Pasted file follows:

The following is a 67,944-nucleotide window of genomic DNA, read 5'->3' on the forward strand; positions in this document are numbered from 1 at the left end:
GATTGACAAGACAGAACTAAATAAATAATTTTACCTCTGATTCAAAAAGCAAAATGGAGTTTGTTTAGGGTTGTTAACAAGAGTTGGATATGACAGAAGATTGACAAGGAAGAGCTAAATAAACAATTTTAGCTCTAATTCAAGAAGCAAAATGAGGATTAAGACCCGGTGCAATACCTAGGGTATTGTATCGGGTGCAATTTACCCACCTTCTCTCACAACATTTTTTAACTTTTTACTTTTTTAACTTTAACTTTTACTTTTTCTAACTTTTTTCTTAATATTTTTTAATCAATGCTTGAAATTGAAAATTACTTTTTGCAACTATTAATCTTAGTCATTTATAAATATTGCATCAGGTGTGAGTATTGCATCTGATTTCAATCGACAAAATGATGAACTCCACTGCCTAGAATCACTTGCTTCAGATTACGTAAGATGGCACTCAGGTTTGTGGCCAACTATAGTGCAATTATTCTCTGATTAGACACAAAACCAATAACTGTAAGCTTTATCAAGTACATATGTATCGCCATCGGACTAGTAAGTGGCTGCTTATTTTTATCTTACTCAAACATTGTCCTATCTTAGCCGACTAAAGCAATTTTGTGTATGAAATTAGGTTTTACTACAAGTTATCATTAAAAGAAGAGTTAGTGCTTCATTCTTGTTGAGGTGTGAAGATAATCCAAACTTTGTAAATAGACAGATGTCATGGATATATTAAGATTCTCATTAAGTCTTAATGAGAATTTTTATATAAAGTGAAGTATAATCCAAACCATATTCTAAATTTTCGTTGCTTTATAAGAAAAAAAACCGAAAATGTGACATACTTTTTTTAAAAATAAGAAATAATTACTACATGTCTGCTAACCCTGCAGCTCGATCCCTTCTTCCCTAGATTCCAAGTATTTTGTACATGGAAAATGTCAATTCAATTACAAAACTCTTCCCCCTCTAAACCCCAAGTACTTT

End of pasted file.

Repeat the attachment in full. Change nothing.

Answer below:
The following is a 67,944-nucleotide window of genomic DNA, read 5'->3' on the forward strand; positions in this document are numbered from 1 at the left end:
GATTGACAAGACAGAACTAAATAAATAATTTTACCTCTGATTCAAAAAGCAAAATGGAGTTTGTTTAGGGTTGTTAACAAGAGTTGGATATGACAGAAGATTGACAAGGAAGAGCTAAATAAACAATTTTAGCTCTAATTCAAGAAGCAAAATGAGGATTAAGACCCGGTGCAATACCTAGGGTATTGTATCGGGTGCAATTTACCCACCTTCTCTCACAACATTTTTTAACTTTTTACTTTTTTAACTTTAACTTTTACTTTTTCTAACTTTTTTCTTAATATTTTTTAATCAATGCTTGAAATTGAAAATTACTTTTTGCAACTATTAATCTTAGTCATTTATAAATATTGCATCAGGTGTGAGTATTGCATCTGATTTCAATCGACAAAATGATGAACTCCACTGCCTAGAATCACTTGCTTCAGATTACGTAAGATGGCACTCAGGTTTGTGGCCAACTATAGTGCAATTATTCTCTGATTAGACACAAAACCAATAACTGTAAGCTTTATCAAGTACATATGTATCGCCATCGGACTAGTAAGTGGCTGCTTATTTTTATCTTACTCAAACATTGTCCTATCTTAGCCGACTAAAGCAATTTTGTGTATGAAATTAGGTTTTACTACAAGTTATCATTAAAAGAAGAGTTAGTGCTTCATTCTTGTTGAGGTGTGAAGATAATCCAAACTTTGTAAATAGACAGATGTCATGGATATATTAAGATTCTCATTAAGTCTTAATGAGAATTTTTATATAAAGTGAAGTATAATCCAAACCATATTCTAAATTTTCGTTGCTTTATAAGAAAAAAAACCGAAAATGTGACATACTTTTTTTAAAAATAAGAAATAATTACTACATGTCTGCTAACCCTGCAGCTCGATCCCTTCTTCCCTAGATTCCAAGTATTTTGTACATGGAAAATGTCAATTCAATTACAAAACTCTTCCCCCTCTAAACCCCAAGTACTTT